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Innovation in Sweden: The Swedish company solving energy waste

Innovation in Sweden: The Swedish company solving energy waste
Photo: Watty
11:47 CET+01:00
As part of our new Innovation in Sweden series, SI News introduces you to companies leading the change. This week, we caught up with Maral Kalajian, Head of Marketing and Communications at Swedish energy management company Watty.

Founded in 2013, Swedish company Watty tackles the pressing issue of climate change by helping people make smarter everyday choices that fight energy waste.

Described as ‘a simple way to keep track of what goes on in your home', Watty is powered by artificial intelligence that monitors energy usage in residential homes. By attaching the Watty box to a fuse box, the energy usage data is sent to the user's mobile app showing the energy consumption of each appliance to help people save both energy and money.

Photo: Watty

Watty's mission stems from a surprising observation: people have little knowledge about their energy consumption except when they receive their dreaded monthly energy bill.

“When people think about climate change, they think about transportation, manufacturers or production and so on. But in fact, it's the carbon emissions which come from houses and buildings that play a big part in the issue,” explains Maral, adding that “we, the people who live in those houses or buildings, have no idea how we use energy.”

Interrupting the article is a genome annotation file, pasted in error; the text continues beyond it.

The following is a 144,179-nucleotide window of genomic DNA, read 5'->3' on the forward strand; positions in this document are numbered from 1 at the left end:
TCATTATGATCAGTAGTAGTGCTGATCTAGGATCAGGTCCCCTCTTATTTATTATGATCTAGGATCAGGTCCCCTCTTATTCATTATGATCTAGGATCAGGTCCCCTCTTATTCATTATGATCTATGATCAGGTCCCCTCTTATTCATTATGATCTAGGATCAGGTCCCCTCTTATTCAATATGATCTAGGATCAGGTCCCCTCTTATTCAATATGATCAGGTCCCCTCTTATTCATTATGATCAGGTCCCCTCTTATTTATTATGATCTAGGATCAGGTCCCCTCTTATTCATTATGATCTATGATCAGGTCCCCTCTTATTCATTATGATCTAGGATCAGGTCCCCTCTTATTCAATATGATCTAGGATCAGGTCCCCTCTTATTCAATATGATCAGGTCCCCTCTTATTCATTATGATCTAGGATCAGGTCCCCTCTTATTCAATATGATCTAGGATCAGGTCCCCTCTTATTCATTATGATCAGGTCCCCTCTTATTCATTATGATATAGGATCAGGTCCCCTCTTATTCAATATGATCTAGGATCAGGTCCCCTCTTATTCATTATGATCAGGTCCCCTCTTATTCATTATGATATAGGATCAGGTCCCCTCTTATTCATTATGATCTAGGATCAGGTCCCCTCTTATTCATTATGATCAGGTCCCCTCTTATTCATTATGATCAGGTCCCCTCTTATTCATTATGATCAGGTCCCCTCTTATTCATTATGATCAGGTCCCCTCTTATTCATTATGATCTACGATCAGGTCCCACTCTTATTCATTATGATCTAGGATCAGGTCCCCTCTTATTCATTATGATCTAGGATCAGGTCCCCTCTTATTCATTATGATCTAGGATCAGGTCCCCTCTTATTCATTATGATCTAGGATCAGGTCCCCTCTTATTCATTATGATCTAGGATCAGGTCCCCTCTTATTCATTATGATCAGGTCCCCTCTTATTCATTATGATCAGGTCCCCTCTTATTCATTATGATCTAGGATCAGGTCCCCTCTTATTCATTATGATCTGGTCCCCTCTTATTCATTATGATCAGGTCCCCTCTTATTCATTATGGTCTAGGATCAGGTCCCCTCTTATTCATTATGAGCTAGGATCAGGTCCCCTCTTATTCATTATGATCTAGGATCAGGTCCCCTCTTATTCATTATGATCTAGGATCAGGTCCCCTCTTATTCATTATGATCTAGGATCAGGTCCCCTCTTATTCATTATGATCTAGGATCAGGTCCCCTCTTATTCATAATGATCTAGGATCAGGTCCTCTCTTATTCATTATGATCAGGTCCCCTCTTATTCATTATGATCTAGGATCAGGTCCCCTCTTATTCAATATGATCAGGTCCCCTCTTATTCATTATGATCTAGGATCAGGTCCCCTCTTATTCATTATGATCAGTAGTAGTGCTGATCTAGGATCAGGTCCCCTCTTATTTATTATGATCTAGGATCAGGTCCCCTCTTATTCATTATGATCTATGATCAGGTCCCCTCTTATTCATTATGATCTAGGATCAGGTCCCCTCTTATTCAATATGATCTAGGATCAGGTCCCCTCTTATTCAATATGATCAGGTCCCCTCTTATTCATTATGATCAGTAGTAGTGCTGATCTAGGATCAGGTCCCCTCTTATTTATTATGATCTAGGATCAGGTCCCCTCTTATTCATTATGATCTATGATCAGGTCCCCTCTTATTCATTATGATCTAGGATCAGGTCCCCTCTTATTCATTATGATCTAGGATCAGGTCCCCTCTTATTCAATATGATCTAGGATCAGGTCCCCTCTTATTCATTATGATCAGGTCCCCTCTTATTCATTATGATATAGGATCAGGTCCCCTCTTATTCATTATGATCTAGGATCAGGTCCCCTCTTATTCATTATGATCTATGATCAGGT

CEO and founder of Watty Hjalmar Nilsonne had the idea for the company whilst teaching software modelling at KTH. Understanding energy usage data is a mystery for most and that's precisely what Watty is trying to solve by providing easy-to-understand information about the energy we use in our households. Passionate about climate change, Watty believes in tackling energy waste as an individual effort, starting from your home.

Named one the most innovative tech companies in Sweden in 2018, Watty not only relies on AI-powered technology to lead the energy revolution, but the company also focuses on its users' experiences, which are at the heart of the product.

Understanding how their users handle their product is essential for Watty's innovation process, explains Maral.

“When you create a product, you often think this is how people are going to use it. But when they start using it, it's a different momentum." 

Thus, she says, listening to their community is the way forward.

“We have a community of users, and we learn how they are actually using our product. Then we develop it based on how they use it.”

Photo: Watty

Watty is based in Stockholm, a city known for its booming start-up scene and entrepreneurial growth, which according to Maral has played a role in Watty's dazzling success.

Maral has been very active in the start-up scene since moving to Stockholm to study at KTH twelve years ago and has witnessed the industry change dramatically.

“Nowadays, the start-up community within Stockholm is very powerful. The city has a very strong community and ecosystem,” she says.

The access to this community has fuelled Watty's growth.

“I think the community has been of considerable support to us, and every start-up. If someone knows someone, you can get an introduction or help with something. And that has helped us to be introduced to potential partners, investors or talents at the same time,” she adds.

The energy revolution, she says, is in full-swing: “Within their households, within their kitchen or living rooms, people start understanding and taking action based on what they see and how they are using their energy.”

Sweden's energy start-ups are shaking up the industry and Sweden's very own Watty is indubitably leading the way.